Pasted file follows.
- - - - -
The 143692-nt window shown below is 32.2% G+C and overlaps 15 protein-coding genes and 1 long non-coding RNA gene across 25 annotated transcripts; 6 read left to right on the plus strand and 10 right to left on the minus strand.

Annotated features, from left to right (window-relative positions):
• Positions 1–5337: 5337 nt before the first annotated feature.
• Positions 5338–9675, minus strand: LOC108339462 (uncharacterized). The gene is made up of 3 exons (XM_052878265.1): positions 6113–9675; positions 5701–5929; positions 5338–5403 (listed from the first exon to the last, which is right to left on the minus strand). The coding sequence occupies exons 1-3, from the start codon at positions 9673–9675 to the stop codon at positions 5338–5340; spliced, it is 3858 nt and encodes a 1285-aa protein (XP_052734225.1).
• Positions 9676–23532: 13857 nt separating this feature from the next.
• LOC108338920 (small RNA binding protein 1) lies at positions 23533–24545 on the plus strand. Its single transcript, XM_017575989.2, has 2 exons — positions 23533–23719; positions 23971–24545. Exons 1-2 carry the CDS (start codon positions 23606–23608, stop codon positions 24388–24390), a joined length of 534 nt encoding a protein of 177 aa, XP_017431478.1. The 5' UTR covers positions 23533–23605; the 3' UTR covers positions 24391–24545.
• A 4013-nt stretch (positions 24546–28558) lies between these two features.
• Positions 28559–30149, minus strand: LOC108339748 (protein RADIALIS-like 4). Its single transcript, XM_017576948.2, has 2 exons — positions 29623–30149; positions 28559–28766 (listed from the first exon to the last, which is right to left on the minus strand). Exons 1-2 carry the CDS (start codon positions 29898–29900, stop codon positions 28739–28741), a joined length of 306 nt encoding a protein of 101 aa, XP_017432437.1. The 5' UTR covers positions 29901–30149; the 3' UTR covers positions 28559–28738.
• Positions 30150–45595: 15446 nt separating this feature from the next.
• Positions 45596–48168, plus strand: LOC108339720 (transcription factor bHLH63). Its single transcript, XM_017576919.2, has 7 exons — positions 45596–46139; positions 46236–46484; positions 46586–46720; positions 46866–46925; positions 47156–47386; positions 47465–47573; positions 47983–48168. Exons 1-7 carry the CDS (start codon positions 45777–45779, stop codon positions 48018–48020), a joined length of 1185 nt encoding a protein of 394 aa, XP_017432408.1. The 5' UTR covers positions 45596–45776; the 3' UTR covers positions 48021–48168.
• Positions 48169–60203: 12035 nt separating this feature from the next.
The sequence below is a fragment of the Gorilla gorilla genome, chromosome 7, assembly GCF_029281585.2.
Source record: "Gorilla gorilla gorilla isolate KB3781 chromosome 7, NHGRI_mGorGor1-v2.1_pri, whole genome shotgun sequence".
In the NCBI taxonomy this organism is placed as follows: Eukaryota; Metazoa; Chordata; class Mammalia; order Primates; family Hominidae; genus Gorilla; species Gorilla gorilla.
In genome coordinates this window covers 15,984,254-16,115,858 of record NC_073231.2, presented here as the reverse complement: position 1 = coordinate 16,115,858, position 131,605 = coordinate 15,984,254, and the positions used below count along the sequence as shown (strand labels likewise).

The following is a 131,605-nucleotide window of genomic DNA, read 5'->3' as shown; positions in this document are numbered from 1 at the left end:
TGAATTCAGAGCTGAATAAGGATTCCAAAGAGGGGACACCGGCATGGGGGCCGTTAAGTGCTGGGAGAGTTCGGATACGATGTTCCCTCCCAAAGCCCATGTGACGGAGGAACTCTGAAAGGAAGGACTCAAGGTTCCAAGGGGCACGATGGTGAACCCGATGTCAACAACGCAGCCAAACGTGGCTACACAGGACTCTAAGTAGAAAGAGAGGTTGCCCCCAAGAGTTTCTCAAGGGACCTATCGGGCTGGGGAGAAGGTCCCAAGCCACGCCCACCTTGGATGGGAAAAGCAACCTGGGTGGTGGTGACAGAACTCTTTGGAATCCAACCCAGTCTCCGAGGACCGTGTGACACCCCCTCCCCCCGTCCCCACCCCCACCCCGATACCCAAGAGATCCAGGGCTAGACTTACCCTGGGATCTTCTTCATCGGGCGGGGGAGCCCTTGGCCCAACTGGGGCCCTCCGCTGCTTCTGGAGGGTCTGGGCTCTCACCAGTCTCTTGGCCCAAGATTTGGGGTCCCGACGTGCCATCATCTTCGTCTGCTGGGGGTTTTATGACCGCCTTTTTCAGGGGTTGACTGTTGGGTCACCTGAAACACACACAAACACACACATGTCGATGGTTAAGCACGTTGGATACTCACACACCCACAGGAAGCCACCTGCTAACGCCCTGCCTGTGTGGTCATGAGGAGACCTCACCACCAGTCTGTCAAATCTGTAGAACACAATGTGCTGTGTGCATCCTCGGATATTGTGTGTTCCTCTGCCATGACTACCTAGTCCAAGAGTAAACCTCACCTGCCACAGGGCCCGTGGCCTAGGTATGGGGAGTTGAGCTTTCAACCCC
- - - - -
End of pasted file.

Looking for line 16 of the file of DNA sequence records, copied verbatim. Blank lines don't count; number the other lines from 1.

The following is a 131,605-nucleotide window of genomic DNA, read 5'->3' as shown; positions in this document are numbered from 1 at the left end: